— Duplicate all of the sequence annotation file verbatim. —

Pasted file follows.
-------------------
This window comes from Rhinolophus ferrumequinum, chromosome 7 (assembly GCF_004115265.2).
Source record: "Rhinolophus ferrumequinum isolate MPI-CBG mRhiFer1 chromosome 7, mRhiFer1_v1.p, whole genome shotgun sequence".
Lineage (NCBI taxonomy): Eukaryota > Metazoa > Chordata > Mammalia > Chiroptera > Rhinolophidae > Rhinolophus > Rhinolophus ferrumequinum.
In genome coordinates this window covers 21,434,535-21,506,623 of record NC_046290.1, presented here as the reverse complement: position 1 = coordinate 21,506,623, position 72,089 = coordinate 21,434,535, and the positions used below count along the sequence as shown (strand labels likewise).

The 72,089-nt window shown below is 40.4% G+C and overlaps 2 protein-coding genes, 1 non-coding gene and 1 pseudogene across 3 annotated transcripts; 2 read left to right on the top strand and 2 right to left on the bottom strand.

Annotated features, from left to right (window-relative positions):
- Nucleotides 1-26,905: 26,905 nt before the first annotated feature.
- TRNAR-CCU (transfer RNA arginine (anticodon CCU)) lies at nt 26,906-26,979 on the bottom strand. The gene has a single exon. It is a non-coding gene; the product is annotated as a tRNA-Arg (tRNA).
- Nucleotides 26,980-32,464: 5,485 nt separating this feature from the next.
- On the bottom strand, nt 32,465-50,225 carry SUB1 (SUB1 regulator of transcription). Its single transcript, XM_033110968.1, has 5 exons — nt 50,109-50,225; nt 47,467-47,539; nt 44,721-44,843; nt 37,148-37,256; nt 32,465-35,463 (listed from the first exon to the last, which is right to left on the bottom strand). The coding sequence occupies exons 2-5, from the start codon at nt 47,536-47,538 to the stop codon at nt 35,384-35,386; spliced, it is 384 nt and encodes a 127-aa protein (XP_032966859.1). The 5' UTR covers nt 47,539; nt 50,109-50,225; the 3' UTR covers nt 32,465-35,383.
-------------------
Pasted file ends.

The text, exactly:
This window comes from Rhinolophus ferrumequinum, chromosome 7 (assembly GCF_004115265.2).
Source record: "Rhinolophus ferrumequinum isolate MPI-CBG mRhiFer1 chromosome 7, mRhiFer1_v1.p, whole genome shotgun sequence".
Lineage (NCBI taxonomy): Eukaryota > Metazoa > Chordata > Mammalia > Chiroptera > Rhinolophidae > Rhinolophus > Rhinolophus ferrumequinum.
In genome coordinates this window covers 21,434,535-21,506,623 of record NC_046290.1, presented here as the reverse complement: position 1 = coordinate 21,506,623, position 72,089 = coordinate 21,434,535, and the positions used below count along the sequence as shown (strand labels likewise).

The 72,089-nt window shown below is 40.4% G+C and overlaps 2 protein-coding genes, 1 non-coding gene and 1 pseudogene across 3 annotated transcripts; 2 read left to right on the top strand and 2 right to left on the bottom strand.

Annotated features, from left to right (window-relative positions):
- Nucleotides 1-26,905: 26,905 nt before the first annotated feature.
- TRNAR-CCU (transfer RNA arginine (anticodon CCU)) lies at nt 26,906-26,979 on the bottom strand. The gene has a single exon. It is a non-coding gene; the product is annotated as a tRNA-Arg (tRNA).
- Nucleotides 26,980-32,464: 5,485 nt separating this feature from the next.
- On the bottom strand, nt 32,465-50,225 carry SUB1 (SUB1 regulator of transcription). Its single transcript, XM_033110968.1, has 5 exons — nt 50,109-50,225; nt 47,467-47,539; nt 44,721-44,843; nt 37,148-37,256; nt 32,465-35,463 (listed from the first exon to the last, which is right to left on the bottom strand). The coding sequence occupies exons 2-5, from the start codon at nt 47,536-47,538 to the stop codon at nt 35,384-35,386; spliced, it is 384 nt and encodes a 127-aa protein (XP_032966859.1). The 5' UTR covers nt 47,539; nt 50,109-50,225; the 3' UTR covers nt 32,465-35,383.